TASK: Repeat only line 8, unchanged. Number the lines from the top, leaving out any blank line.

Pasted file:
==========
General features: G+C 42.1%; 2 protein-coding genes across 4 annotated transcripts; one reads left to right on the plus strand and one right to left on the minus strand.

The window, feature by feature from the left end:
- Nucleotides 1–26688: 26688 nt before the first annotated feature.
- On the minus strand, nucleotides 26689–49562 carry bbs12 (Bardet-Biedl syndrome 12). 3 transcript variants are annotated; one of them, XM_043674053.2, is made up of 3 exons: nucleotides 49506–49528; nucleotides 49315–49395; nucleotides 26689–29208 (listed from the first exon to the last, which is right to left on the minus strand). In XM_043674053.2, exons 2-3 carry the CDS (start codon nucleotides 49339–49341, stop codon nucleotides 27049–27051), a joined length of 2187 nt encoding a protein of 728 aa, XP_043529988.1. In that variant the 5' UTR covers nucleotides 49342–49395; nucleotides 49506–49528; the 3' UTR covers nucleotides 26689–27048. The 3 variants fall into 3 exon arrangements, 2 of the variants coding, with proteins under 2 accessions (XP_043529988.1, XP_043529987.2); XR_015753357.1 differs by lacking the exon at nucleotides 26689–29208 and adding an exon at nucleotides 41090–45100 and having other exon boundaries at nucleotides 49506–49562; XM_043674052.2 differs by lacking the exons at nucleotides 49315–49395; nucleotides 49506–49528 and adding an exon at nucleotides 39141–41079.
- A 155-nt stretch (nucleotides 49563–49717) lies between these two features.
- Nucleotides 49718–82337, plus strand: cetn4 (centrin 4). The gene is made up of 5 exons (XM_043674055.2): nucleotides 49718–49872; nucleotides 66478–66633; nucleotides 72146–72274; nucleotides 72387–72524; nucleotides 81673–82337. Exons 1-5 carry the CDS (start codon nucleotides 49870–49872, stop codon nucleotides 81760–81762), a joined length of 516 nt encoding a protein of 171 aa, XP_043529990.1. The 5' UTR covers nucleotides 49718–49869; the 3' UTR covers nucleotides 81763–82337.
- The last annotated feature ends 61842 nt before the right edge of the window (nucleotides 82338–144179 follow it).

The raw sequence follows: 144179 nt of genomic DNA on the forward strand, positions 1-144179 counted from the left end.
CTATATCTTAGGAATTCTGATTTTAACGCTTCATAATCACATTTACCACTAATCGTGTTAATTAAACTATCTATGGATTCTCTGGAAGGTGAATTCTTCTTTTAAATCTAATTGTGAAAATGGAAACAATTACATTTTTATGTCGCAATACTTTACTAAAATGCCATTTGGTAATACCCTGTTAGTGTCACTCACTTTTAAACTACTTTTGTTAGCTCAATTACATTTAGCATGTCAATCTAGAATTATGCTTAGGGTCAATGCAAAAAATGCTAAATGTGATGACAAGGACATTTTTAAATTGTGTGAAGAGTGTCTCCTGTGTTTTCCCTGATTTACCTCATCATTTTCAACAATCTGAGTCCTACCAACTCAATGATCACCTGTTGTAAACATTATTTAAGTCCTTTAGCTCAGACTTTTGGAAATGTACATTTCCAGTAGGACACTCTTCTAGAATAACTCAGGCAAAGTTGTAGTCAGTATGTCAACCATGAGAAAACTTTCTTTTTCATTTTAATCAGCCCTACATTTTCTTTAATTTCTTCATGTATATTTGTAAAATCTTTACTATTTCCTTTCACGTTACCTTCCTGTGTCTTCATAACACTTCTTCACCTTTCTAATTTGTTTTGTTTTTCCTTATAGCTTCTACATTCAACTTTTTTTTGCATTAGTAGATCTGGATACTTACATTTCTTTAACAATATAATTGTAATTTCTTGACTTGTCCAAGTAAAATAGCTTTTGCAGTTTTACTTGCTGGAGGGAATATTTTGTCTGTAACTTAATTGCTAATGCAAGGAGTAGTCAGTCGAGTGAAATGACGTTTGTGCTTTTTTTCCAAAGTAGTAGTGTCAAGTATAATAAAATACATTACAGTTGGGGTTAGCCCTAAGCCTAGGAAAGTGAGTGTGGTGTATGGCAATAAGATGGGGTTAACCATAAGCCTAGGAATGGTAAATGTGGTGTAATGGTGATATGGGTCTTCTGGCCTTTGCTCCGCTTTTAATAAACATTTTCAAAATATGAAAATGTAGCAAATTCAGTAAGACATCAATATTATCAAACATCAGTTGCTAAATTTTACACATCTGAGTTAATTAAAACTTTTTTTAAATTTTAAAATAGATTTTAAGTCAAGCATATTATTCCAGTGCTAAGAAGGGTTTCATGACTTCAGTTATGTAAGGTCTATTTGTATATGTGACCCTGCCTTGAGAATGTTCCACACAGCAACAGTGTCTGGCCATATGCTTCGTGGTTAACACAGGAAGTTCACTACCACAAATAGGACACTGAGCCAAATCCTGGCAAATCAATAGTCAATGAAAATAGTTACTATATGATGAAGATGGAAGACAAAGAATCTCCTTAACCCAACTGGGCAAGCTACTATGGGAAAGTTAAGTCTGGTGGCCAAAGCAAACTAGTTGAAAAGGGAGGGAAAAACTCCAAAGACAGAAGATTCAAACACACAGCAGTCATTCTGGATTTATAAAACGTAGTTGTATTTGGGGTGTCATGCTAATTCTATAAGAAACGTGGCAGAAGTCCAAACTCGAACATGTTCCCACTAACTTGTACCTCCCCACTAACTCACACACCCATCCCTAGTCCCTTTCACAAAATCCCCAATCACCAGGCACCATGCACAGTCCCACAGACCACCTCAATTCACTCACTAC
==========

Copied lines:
The raw sequence follows: 144179 nt of genomic DNA on the forward strand, positions 1-144179 counted from the left end.